13 July 2017 Amid rising terrorism and violent extremism in West Africa and the United Nations envoy for the region called on the Security Council to further support national and Regional efforts to combat this "serious threat", including strengthening the UN Integrated Strategy for the Sahel.
The efforts of the region's States towards broader development, increased investment, improved infrastructure and job creation are being undermined by factors of insecurity “both traditional and new,” warned Mohamed Ibn Chambas, the head of the UN Office for West Africa (UNOWAS).
Terrorism and violent extremism, which aggravate humanitarian crises and erode the integrity of the region's States, have exacerbated traditional threats in West Africa and the Sahel region, which includes Mali, Mauritania, Cameroon, Burkina Faso, Senegal, Nigeria and Niger and Chad.
“These factors, combined with climate change, youth bulge and unemployment and unchecked urbanization constitute veritable push factors underpinning the surge in irregular migration and human trafficking,” he explained to the Council.
In the Sahel, the envoy continued, instability in Mali continues to spread into north-eastern Burkina Faso and western Niger, as evidenced by the recent deadly attacks in the border areas between these three countries. In the Liptako-Gourma region, which links Mali, Burkina Faso and Niger, the past month has been marked by an intensification of terrorist activities and violent extremism, including coordinated cross-border attacks on border crossings.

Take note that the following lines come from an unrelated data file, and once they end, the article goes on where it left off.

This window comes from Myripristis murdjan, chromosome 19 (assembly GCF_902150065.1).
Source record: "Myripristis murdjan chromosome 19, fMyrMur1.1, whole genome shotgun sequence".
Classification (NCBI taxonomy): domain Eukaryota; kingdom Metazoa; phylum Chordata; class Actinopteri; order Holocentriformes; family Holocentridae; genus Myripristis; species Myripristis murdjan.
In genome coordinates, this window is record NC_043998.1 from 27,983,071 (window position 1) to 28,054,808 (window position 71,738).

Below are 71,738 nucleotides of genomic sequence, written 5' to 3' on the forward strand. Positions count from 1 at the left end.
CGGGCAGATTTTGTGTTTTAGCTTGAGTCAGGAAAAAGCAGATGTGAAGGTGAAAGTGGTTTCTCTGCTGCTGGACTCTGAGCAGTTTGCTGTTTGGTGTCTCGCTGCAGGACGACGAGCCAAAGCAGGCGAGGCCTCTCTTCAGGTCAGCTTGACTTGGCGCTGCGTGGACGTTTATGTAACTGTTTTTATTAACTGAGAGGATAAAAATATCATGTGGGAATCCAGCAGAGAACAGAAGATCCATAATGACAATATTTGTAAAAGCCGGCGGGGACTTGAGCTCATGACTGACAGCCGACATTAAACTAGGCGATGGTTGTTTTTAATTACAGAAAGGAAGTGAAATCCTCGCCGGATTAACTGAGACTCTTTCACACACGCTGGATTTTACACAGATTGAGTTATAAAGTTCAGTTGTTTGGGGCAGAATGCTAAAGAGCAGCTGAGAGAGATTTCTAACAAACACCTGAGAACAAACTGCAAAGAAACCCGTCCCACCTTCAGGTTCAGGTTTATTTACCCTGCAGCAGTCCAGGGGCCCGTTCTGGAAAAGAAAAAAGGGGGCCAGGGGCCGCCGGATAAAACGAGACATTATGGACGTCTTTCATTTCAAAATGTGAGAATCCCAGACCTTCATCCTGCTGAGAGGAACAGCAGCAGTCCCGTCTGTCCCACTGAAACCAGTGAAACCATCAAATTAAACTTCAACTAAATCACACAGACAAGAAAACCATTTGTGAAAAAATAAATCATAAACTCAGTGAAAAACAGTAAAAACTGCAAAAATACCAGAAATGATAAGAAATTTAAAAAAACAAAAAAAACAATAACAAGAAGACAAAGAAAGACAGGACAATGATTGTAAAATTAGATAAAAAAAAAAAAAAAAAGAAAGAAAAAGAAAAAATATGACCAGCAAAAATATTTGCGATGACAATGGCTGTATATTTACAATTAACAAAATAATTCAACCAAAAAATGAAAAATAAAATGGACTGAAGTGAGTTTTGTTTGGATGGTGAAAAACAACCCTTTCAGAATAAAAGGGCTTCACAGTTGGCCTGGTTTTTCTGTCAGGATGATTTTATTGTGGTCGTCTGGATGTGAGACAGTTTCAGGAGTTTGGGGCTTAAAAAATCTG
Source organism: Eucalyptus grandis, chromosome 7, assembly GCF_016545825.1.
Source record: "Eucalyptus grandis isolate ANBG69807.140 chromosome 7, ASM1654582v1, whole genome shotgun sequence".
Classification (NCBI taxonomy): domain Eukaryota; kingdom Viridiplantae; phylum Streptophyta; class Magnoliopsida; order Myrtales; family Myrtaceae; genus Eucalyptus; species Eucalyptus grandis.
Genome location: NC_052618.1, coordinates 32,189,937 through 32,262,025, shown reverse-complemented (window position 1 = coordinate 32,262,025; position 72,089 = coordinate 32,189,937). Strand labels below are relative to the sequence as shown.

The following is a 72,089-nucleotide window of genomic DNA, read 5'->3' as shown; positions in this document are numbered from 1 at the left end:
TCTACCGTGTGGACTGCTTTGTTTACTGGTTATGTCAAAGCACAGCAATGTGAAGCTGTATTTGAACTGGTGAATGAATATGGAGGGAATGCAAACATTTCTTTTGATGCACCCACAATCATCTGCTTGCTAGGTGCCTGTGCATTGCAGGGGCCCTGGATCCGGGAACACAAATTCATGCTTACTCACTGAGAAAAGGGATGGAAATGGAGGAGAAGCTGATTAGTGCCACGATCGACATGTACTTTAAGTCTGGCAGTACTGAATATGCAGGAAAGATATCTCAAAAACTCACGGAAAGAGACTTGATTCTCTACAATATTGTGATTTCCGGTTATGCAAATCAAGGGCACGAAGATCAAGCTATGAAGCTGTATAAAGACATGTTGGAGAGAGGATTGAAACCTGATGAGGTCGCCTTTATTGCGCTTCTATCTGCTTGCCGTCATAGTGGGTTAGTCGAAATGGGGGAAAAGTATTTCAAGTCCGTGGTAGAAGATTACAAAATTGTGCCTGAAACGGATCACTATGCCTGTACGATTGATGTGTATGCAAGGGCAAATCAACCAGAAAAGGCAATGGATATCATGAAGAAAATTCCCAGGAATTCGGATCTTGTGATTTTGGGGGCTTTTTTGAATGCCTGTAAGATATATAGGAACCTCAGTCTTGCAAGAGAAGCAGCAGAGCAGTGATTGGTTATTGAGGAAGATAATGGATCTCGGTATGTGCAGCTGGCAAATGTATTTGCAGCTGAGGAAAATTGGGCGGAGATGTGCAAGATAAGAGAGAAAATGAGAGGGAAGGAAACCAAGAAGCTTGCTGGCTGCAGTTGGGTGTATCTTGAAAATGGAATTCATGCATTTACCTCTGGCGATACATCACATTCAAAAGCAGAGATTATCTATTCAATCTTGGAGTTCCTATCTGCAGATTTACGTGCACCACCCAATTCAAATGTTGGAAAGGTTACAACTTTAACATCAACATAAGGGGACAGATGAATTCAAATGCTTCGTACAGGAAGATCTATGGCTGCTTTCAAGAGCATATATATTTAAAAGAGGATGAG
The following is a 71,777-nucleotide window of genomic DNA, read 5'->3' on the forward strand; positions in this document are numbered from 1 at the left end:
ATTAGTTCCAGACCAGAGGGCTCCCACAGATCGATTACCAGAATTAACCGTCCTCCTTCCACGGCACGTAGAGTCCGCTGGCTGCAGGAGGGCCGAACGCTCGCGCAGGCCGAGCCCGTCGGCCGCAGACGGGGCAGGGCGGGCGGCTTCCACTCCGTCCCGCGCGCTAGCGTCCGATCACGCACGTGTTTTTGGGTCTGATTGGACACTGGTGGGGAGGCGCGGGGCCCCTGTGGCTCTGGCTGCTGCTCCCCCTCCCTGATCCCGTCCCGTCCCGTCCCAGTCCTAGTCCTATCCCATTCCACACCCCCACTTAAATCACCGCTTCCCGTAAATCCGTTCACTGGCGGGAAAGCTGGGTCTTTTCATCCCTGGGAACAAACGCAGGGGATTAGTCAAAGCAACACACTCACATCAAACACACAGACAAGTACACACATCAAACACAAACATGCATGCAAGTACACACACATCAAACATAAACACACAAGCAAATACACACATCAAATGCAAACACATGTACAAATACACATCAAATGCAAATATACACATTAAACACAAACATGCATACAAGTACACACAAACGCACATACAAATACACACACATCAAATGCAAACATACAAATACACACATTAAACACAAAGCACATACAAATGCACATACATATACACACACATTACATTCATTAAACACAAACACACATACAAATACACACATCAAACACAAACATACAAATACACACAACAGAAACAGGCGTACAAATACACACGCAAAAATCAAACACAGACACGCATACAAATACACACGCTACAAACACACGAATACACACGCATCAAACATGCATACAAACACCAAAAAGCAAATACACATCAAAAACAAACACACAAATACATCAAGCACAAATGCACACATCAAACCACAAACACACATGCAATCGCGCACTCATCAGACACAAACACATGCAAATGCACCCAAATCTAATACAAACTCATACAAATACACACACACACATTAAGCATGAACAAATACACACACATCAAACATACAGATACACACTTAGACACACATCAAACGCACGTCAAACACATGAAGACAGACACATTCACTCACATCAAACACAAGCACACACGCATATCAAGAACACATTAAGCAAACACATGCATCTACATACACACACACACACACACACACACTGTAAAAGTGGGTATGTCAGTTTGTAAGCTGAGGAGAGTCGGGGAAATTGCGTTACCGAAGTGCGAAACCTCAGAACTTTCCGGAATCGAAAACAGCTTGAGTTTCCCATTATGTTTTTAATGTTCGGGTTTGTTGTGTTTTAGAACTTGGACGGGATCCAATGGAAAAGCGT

The leaders of those three countries met in Niamey on 24 January, and announced the formation of a multinational security force. The announcement came in the context of ongoing discussions on the operationalization of the G5 Sahel Joint Force (FC-G5S), an initiative that also includes, in addition to Mali, Burkina Faso and Niger, Chad and Mauritania. He called on the Security Council to further support the national and regional initiatives of the Sahel States against violent extremism and terrorism.
Turning to the situation in the Lake Chad Basin, Mr. Chambas said that despite the remarkable efforts of the Multinational Joint Force against Boko Haram, recent attacks demonstrated that the terrorist group remains a “serious threat” to the region. The mode and sophistication of these attacks, he added, suggest that the terrorist group has benefited from reinforcements.
The attacks, the UNOWAS chief stressed, have “devastating humanitarian consequences” in the Lake Chad Basin, where 5.2 million people, many of whom are displaced, are in a vulnerable situation.
At the same time, the threats posed by extremists and terrorist groups should not obscure other traditional threats to security in the region, such as the rise of inter-communal tensions in several countries, including clashes between herders and farmers. Also of concern is the intensification of smuggling, cross-border crime and human trafficking in areas where State structures are scarce.
“This insecurity,” he said, “also extends to the Gulf of Guinea, where piracy is increasing.”
In view of these threats, he considered that the UN Integrated Strategy for the Sahel presents an effective multidimensional response to streamline efforts and reduce duplication between the various initiatives in the Sahel.
In that context, Mr. Chambas said he is ready to continue working with the States of the region to strengthen justice, the rule of law, security reform and national reconciliation.
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